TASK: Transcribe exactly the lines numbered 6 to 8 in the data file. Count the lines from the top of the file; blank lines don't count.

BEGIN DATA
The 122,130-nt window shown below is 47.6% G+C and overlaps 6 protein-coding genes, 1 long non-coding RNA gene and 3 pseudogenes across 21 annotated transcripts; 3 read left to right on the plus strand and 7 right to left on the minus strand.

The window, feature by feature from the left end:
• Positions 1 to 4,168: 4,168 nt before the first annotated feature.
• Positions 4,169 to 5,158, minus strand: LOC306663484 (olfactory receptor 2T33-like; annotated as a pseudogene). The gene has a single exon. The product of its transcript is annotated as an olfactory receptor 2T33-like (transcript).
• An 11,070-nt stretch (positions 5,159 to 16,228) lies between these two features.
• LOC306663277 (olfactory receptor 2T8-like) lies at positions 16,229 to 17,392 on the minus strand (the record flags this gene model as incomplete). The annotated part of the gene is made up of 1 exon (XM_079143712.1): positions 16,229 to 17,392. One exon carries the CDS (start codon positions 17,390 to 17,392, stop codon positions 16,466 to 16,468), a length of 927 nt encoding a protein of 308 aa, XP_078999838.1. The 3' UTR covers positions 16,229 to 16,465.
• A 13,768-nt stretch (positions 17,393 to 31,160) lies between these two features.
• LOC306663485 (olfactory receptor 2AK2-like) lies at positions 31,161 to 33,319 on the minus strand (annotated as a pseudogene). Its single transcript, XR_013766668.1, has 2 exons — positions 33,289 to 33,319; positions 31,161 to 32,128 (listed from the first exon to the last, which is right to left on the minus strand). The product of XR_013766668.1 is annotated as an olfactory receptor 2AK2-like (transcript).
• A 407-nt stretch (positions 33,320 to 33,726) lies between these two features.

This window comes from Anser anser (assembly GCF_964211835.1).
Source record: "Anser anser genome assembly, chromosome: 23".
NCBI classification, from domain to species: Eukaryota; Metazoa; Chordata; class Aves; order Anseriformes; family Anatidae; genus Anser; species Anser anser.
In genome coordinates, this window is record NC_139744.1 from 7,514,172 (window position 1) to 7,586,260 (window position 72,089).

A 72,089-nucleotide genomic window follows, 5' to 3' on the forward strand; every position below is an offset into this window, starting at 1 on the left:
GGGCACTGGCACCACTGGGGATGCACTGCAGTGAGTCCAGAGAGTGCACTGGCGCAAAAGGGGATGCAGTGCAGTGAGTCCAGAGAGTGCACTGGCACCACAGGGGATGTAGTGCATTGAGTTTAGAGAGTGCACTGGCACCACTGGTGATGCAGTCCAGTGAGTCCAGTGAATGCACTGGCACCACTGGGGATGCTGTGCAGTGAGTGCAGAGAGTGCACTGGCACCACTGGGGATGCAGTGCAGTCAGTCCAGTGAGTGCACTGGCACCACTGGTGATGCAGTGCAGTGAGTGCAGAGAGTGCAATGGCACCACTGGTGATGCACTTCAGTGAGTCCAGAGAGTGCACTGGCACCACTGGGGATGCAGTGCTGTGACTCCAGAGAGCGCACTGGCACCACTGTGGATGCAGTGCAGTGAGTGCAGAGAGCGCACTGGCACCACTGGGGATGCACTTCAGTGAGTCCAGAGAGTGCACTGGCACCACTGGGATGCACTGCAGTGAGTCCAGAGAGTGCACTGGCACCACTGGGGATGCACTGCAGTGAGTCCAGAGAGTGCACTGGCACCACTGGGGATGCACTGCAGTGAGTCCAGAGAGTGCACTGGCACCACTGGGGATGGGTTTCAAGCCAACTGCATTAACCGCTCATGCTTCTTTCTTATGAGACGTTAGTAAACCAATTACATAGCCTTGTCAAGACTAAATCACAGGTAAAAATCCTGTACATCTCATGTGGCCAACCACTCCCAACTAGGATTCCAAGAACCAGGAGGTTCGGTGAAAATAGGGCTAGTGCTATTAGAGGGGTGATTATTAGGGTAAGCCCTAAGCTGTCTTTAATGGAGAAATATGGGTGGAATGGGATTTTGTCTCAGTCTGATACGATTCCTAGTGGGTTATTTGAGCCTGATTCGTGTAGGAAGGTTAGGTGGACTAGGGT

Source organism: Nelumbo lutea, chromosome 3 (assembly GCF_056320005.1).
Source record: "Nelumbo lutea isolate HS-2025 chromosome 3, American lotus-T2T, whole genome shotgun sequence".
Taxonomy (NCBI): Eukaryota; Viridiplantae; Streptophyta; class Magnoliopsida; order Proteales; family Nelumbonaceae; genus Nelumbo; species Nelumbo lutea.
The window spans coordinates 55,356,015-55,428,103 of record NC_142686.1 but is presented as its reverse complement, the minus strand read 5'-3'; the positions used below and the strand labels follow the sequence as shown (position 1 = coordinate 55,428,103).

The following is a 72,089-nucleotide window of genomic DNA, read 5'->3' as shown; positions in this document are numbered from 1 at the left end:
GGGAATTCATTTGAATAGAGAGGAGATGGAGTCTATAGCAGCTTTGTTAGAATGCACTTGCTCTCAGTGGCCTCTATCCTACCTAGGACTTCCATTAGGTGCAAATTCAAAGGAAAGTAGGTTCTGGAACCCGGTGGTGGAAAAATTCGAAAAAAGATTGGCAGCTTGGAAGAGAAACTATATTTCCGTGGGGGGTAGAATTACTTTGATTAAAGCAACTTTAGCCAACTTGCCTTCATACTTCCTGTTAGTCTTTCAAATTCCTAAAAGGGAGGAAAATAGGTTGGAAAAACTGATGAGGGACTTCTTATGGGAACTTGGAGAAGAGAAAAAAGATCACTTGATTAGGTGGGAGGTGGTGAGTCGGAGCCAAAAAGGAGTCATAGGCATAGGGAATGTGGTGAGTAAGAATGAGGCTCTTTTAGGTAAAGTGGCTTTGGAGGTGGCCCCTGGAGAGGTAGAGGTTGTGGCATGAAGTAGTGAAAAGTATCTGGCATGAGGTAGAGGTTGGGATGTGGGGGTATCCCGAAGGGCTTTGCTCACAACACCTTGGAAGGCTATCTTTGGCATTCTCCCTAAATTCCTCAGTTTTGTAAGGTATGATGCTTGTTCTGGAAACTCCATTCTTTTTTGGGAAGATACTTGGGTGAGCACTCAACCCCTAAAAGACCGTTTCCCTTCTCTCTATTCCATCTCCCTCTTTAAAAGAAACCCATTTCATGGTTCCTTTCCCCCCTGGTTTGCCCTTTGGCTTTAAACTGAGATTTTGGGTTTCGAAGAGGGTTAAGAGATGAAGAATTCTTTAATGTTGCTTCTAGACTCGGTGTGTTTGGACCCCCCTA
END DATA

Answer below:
• LOC306663277 (olfactory receptor 2T8-like) lies at positions 16,229 to 17,392 on the minus strand (the record flags this gene model as incomplete). The annotated part of the gene is made up of 1 exon (XM_079143712.1): positions 16,229 to 17,392. One exon carries the CDS (start codon positions 17,390 to 17,392, stop codon positions 16,466 to 16,468), a length of 927 nt encoding a protein of 308 aa, XP_078999838.1. The 3' UTR covers positions 16,229 to 16,465.
• A 13,768-nt stretch (positions 17,393 to 31,160) lies between these two features.
• LOC306663485 (olfactory receptor 2AK2-like) lies at positions 31,161 to 33,319 on the minus strand (annotated as a pseudogene). Its single transcript, XR_013766668.1, has 2 exons — positions 33,289 to 33,319; positions 31,161 to 32,128 (listed from the first exon to the last, which is right to left on the minus strand). The product of XR_013766668.1 is annotated as an olfactory receptor 2AK2-like (transcript).